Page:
This Lawrence band has made us wait for three years for Empty Moon, and it was well worth that wait. Exploding with such force and emotion, Fourth of July’s latest effort is really a great listen when you’re feeling blue.
 
Empty Moon was released on April 9 on High Dive Records. This Friday, April 26, Fourth of July will be doing an in-store performance at Love Garden Sounds with 1,000,000 Light Years at 7:00 pm. Vocalist Brendan Hangauer will be exhibiting his art there for Final Fridays Lawrence. Facebook event page.
 
 

--Steven Ervay 

 

Steven Ervay is super rad. 

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Album review: Cowboy Indian Bear - Live Old, Die Young

(Photo by Todd Zimmer) 

Cowboy Indian Bear’s newest record Live Old, Die Young is a mystical and massive full-length, 12-track LP. Spending the last couple of years crafting their sound, these boys and girl have grown into an entity all their own. Live Old, Die Young is one of the best records to come out of the Kansas City/Lawrence music scene since the release of Two Conversations by The Appleseed Cast. Cowboy Indian Bear has put together an album that is eclectic, dynamic, and enjoyable from start to finish. The only problem I have with this record is that my drive to work isn’t any longer and it’s impossible to listen to 42 minutes of amazing songs on a 20-minute drive. Here’s my song-by-song breakdown of Live Old, Die Young. Enjoy!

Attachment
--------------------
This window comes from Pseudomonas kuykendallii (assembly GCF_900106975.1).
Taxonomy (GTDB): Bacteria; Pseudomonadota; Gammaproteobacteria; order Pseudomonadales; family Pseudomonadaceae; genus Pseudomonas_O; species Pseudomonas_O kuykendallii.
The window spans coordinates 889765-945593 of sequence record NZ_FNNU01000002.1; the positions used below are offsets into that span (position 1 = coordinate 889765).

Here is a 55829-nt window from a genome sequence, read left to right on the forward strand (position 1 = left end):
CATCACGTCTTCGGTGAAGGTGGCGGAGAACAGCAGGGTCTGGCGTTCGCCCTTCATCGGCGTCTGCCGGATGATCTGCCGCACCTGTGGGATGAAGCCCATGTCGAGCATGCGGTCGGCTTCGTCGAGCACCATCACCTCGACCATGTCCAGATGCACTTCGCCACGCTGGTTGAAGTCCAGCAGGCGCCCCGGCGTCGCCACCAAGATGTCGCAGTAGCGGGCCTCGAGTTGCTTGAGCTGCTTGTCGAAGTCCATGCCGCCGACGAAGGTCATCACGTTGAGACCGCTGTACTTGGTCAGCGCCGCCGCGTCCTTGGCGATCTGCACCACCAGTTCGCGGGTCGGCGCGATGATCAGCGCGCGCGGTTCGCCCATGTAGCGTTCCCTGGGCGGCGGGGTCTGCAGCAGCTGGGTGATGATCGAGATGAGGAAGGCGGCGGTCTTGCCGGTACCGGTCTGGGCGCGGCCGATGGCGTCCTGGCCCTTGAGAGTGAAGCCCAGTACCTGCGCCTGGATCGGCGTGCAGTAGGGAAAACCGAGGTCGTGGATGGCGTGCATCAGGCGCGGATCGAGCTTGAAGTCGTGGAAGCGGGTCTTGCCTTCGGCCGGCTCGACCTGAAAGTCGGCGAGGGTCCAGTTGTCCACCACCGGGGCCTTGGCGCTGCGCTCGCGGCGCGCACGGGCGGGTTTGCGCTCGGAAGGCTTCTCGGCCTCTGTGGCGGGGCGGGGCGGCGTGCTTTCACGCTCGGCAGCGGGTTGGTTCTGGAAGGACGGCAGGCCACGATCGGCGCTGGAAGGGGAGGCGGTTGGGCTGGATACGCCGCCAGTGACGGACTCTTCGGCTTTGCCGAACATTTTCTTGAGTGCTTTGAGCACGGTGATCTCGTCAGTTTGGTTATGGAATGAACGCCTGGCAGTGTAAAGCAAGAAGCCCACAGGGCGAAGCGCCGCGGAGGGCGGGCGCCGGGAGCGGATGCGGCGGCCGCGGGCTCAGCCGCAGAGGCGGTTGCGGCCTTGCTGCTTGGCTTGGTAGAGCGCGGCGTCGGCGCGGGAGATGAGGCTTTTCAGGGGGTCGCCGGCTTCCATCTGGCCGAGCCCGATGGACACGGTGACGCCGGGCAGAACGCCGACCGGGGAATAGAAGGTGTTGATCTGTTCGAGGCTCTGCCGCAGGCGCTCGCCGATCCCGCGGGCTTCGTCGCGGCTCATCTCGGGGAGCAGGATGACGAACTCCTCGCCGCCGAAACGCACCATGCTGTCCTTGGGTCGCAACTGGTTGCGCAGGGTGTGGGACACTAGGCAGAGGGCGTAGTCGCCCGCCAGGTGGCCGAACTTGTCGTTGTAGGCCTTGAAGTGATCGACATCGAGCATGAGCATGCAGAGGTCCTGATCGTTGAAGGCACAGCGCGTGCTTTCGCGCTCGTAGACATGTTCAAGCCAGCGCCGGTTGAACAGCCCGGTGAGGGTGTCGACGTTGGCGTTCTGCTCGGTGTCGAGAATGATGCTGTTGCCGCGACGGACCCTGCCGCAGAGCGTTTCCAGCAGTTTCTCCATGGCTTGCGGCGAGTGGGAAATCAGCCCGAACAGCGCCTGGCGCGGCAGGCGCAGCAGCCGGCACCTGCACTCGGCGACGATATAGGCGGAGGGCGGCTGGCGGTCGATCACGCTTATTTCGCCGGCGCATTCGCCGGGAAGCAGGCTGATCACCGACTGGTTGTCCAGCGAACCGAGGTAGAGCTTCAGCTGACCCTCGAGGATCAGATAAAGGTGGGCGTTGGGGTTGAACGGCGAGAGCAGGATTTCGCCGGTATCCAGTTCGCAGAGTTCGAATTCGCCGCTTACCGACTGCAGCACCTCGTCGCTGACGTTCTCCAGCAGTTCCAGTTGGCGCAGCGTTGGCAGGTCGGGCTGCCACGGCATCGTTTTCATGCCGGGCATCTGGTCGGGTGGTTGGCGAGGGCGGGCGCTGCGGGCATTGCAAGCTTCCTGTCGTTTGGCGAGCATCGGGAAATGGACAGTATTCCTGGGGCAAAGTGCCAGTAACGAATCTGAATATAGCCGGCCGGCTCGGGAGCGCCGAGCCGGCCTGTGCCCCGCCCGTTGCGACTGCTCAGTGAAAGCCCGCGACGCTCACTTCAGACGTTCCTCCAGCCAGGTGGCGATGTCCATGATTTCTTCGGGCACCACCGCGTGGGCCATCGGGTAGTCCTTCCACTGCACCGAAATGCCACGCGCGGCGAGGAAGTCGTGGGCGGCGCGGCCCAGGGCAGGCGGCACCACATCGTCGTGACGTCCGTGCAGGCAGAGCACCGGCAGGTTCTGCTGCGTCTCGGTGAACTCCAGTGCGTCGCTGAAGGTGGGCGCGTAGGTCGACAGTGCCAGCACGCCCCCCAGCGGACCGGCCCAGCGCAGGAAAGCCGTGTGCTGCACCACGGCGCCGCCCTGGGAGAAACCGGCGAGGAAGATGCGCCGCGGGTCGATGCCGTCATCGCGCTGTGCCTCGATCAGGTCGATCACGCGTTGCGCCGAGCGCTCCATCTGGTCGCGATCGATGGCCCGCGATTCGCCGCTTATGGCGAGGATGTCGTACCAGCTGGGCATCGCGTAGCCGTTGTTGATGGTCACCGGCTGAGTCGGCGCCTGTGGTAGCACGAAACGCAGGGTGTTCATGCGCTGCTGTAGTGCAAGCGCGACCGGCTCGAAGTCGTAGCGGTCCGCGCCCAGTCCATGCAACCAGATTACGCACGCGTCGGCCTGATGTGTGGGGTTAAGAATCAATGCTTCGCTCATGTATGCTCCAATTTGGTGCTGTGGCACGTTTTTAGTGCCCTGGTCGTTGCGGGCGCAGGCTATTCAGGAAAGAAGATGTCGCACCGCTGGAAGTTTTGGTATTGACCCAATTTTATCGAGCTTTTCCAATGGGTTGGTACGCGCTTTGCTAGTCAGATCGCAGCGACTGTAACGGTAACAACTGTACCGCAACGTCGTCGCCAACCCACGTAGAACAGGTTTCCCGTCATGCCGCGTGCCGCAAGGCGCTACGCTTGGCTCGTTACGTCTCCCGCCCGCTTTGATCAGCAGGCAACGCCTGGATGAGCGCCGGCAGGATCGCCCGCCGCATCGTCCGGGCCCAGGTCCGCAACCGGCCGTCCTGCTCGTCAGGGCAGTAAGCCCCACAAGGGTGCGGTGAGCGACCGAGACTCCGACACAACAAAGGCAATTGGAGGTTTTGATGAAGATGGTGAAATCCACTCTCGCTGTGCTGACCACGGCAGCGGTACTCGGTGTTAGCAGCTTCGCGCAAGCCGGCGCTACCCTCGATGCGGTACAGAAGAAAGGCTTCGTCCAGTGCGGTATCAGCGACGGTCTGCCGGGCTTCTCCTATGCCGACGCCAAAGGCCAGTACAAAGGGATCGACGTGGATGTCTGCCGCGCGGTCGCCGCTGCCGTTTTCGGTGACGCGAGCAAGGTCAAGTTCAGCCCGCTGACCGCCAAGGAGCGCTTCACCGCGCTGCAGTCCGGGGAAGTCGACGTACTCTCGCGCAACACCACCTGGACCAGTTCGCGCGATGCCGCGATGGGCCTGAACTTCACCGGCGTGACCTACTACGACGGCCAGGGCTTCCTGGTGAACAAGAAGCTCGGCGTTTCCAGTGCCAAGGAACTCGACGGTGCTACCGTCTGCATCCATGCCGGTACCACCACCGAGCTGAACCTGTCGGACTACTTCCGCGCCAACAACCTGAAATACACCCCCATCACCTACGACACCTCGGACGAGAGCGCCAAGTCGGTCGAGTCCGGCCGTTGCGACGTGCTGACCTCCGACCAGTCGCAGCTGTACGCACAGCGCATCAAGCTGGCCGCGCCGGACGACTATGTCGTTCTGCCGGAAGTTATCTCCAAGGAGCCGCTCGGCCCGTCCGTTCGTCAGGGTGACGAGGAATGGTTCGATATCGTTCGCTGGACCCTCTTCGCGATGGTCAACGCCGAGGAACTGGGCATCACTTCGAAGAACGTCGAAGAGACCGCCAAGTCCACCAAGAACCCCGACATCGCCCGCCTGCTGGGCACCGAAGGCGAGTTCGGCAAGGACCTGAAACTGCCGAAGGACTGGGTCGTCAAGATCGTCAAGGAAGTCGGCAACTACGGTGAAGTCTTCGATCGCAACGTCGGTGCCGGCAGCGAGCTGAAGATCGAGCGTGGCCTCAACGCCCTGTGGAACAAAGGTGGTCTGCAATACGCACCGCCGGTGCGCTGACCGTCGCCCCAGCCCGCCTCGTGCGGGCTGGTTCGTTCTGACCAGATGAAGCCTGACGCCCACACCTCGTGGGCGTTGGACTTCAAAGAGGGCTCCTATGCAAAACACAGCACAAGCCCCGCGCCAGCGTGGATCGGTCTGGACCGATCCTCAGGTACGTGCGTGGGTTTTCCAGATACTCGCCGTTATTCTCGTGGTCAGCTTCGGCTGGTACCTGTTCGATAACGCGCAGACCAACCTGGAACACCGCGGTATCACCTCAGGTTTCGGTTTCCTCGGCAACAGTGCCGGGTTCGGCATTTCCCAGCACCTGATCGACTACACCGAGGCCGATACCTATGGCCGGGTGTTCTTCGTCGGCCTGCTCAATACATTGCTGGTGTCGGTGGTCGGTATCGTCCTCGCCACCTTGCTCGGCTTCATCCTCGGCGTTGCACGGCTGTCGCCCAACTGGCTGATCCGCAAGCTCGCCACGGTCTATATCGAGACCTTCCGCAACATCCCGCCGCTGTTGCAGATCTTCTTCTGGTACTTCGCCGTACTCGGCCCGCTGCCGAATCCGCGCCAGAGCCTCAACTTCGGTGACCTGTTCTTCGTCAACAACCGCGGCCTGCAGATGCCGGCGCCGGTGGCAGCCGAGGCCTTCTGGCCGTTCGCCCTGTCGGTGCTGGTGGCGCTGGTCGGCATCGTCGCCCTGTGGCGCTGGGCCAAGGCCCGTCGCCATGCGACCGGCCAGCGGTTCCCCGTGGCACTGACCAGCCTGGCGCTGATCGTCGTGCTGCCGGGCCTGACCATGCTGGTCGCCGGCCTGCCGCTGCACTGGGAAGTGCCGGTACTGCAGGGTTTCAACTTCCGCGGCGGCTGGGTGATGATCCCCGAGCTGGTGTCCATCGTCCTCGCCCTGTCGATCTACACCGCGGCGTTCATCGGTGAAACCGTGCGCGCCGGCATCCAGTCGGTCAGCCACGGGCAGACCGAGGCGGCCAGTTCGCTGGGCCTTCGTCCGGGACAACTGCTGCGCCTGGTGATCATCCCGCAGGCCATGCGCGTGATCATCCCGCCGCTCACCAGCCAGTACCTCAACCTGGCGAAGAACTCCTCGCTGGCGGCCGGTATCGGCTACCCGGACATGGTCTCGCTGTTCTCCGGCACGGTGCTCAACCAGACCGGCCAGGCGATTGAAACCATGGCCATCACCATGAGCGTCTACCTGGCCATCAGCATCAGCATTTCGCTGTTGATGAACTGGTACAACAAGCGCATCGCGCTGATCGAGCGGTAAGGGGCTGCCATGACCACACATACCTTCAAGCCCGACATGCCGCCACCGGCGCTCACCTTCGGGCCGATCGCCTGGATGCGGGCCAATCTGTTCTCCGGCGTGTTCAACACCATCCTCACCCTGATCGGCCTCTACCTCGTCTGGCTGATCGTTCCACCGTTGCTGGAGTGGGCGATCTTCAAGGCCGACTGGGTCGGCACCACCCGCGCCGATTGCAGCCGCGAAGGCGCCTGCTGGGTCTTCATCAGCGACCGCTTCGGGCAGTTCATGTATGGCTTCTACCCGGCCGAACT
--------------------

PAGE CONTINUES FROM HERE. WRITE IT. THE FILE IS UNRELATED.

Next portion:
“Washing” starts out the LP with slow, smooth waltz instrumentation that provides an excellent backbone for the four-part harmonies that carry this dreamy tune. Featuring an interesting stand-up bass and vocal break, this song keeps the same pace throughout. It’s a gentle song that isn’t overwhelming upon first listen and showcases many of the features that make Cowboy Indian Bear an enjoyable and unique band.
 
“Does Anybody See You Out” kicks in with a groove of multiple percussive instruments, a pick up from the opening track. At six minutes and twelve seconds, this is the longest track of the album. Its dreamy reverb-slathered guitars and keys coast with ease over the tight, intricate rhythm. Its catchy hook, subtle vocal effects, and all around progressiveness make this one of my favorite songs on the album.